22 people were killed in the strike near the ICRC’s Gaza office

  • author, Robert Plummer
  • stock, BBC News

The International Committee of the Red Cross says shelling has damaged its offices in Gaza and killed 22 people who took refuge around its compound.

“Heavy projectiles landed within meters of the International Committee of the Red Cross office and residences on Friday afternoon,” the ICRC statement said.

It added that all parties have an obligation to take precautionary measures to avoid harm to civilians and humanitarian facilities.

An Israel Defense Forces spokesman told the BBC that initial investigations showed “no indication” of a strike in the area, but that the incident was “under review”.

“The strike damaged the structure of the ICRC office, which is surrounded by hundreds of displaced civilians, including many of our Palestinian colleagues,” the ICRC said.

“The incident caused massive casualties at the nearby Red Cross Field Hospital, with 22 people killed and 45 injured at the hospital, with reports of additional casualties.”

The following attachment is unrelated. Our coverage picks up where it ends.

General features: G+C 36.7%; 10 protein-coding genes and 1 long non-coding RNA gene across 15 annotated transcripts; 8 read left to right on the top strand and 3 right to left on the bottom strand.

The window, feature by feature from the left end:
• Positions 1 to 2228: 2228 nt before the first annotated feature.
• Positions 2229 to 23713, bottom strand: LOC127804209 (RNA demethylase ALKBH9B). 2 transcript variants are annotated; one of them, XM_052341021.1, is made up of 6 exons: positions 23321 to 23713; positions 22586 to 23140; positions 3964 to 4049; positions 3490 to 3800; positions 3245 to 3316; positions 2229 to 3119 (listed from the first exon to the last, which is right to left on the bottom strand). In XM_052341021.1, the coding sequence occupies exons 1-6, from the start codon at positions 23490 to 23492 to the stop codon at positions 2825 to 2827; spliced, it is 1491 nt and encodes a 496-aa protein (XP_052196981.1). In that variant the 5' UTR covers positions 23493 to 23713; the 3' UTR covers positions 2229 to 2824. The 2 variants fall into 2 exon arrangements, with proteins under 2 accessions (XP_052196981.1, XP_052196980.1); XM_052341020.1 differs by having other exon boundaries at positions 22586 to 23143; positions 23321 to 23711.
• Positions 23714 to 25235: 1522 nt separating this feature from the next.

The ICRC said the “serious security incident” was one of several in recent days.

“We condemn these incidents that put the lives of humanitarians and civilians at risk,” the statement added.

The Hamas-run health ministry in Gaza gave different figures, saying 25 people were killed and 50 wounded in the shelling, which it blamed on Israel.

The Israeli army launched a campaign to wipe out the Palestinian armed group in response to an unprecedented attack on southern Israel on October 7, during which around 1,200 people – mostly civilians – were killed and 251 taken hostage.

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More than 37,551 people have been killed in Gaza since then, according to the territory’s Hamas health ministry. Its figures do not distinguish between civilians and combatants, but say 14,680 children, women and the elderly have been identified among the dead by the end of April.

In another development, the UN Secretary-General Antonio Guterres has warned that the swirling hostility between Israel and the Lebanese Islamist movement Hezbollah risks triggering a catastrophe in the region and beyond.

Mr Guterres accused both sides of increasingly belligerent rhetoric and said the world could not afford to turn Lebanon into “another Gaza”.

Retaliatory cross-border attacks between Israel and Hezbollah have continued in recent months. The pro-Iran group says it is fighting Israel in support of its ally Hamas in Gaza.

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